Mmm, I suspect the stock answer here is going to be "why have you got 10,000 issues on a board?". It's completely beyond any human to handle that amount of data usefully, and your users are, in reality, only needing a subset of that 10,000, so that's what they should be working with.
I think Nic's point it valid though. When you have that much information on one board, you're not going to really be able to use the board effectively. 200 objects on the board will still take a while to load. I would think about breaking down the query farther.
Guys, please read the entire question. If we made the filter to return only the current backlog (200) it will be damn fast but it will break all the historical reports. This question is not about dealing with 10.000 issues in planning mode, we have 10.000 issues because these is the number of issues that were resolved over time and that have to be present inside the reporting screens, so we can see the burn-down and velocity charts.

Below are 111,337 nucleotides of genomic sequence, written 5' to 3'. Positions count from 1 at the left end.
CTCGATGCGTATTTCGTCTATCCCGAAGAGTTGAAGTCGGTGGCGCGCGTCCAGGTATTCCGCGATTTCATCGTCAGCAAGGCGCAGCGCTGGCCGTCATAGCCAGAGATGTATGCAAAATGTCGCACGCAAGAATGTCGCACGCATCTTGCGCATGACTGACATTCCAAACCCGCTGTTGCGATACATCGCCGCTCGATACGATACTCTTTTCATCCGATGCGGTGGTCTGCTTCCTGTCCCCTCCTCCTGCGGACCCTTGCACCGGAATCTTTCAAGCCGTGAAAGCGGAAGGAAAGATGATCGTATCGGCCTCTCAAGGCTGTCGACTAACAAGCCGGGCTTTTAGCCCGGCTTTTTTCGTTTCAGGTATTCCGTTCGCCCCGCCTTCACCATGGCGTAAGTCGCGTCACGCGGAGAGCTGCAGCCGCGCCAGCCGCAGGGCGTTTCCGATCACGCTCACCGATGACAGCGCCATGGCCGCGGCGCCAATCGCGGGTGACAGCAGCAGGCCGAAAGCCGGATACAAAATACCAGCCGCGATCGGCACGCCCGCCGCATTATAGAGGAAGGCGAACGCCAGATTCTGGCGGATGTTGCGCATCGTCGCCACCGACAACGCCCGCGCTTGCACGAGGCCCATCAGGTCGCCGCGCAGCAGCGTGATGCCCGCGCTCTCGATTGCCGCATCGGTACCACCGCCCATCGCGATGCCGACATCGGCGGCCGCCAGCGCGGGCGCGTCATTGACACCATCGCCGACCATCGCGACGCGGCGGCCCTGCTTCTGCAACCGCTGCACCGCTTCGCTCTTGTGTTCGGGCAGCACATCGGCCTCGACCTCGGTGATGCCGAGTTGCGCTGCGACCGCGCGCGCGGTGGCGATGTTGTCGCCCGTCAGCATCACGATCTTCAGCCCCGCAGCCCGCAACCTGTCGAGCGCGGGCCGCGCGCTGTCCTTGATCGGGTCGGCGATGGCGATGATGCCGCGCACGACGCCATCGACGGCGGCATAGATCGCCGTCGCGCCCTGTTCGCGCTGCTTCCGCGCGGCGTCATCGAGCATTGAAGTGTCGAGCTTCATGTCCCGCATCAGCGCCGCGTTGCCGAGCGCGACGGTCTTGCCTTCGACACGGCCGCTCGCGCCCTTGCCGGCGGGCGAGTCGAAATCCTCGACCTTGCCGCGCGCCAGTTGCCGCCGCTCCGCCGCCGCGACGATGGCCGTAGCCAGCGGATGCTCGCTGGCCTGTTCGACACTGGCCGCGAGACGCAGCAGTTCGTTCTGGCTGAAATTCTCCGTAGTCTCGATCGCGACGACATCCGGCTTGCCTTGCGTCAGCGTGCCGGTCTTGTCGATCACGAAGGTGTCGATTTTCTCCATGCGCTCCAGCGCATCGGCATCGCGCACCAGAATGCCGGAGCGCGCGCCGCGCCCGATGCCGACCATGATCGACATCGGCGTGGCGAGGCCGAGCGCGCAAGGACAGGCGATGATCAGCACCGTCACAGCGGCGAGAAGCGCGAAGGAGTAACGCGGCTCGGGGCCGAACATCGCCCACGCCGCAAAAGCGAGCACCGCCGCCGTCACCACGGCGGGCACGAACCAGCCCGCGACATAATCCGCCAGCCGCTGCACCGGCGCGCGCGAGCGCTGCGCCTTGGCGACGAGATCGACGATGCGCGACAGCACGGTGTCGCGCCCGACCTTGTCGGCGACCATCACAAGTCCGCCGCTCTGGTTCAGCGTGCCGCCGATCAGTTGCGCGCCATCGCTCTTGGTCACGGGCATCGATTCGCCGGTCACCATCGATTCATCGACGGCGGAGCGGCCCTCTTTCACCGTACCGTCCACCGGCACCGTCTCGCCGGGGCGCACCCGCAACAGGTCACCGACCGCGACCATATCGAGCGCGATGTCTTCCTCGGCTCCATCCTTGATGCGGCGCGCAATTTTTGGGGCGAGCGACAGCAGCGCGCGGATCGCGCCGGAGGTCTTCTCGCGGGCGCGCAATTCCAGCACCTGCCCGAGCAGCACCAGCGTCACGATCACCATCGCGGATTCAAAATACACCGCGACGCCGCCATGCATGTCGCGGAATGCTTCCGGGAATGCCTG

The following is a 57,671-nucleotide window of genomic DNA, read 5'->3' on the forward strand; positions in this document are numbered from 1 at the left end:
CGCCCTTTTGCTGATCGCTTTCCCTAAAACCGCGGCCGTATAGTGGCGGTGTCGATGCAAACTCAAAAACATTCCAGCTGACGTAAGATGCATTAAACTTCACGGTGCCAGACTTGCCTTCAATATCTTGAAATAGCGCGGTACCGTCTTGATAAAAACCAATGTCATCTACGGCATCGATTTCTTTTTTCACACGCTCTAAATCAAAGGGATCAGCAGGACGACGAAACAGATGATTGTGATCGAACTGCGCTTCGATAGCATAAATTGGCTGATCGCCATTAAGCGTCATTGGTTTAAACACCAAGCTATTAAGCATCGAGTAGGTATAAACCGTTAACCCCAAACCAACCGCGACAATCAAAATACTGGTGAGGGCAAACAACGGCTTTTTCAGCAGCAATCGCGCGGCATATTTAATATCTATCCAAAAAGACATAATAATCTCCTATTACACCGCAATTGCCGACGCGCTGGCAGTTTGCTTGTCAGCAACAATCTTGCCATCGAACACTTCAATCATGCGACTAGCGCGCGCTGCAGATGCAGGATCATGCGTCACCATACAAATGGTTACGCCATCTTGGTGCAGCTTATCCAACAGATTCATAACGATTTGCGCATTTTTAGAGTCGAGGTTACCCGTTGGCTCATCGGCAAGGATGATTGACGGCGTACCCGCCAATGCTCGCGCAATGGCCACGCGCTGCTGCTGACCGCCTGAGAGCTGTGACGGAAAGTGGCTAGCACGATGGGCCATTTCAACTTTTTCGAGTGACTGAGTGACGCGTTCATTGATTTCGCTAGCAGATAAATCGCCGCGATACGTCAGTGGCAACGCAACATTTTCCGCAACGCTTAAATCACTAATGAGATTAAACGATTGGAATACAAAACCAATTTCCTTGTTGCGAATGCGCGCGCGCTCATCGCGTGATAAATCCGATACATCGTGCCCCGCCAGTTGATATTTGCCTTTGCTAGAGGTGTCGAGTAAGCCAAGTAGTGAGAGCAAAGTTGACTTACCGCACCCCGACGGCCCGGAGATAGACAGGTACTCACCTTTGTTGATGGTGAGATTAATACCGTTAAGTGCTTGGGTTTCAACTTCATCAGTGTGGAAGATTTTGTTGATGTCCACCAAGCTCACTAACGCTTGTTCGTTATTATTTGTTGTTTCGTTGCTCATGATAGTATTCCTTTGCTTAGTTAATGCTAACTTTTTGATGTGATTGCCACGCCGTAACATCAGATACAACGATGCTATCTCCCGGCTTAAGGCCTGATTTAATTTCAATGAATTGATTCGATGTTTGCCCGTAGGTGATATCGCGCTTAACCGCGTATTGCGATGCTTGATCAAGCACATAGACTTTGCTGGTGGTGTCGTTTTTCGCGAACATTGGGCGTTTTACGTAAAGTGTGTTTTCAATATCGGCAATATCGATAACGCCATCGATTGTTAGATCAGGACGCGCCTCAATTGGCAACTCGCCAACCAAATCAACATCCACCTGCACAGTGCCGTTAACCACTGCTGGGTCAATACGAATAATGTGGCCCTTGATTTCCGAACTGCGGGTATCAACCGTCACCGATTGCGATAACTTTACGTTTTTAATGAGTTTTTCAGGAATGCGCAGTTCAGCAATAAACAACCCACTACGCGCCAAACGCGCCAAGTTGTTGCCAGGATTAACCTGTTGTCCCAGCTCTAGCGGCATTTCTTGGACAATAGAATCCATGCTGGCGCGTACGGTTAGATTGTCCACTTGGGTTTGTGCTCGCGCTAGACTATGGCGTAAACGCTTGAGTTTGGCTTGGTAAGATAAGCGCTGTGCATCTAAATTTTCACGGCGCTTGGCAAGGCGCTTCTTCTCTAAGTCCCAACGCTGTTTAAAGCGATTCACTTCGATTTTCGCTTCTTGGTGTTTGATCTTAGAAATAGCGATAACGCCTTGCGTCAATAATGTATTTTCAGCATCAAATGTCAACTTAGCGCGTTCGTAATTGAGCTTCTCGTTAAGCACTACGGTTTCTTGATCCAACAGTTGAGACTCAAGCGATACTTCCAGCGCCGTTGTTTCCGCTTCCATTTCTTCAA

I agree with you and in fact the 10.000 are never displayed. Still, they are needed because the REPORT tab would give incorrect reports if you remove them from the board filter. The problem is that the same board filter is used in all places planning, work and report. Report one needs the historical data.
You can filter out all the issues that were RESOLVED before switching to scrum by filtering on resolution date.
Adjust the boards "Filter Query" and use the date of when you switched to scrum
project = "your project" AND (resolution is EMPTY OR (resolution is not EMPTY and resolutiondate > '2014/03/01' )) ORDER BY Rank ASC
In General Board use +1 for @Nic Brough [Adaptavist] answer.
I particularity wonder how people manage to rank 10,000 issues and most agile related books suggest keeping no more 90 days worth of items on the backlog. Don't be scared of removing items, if they are truly important they will be suggested at a later date.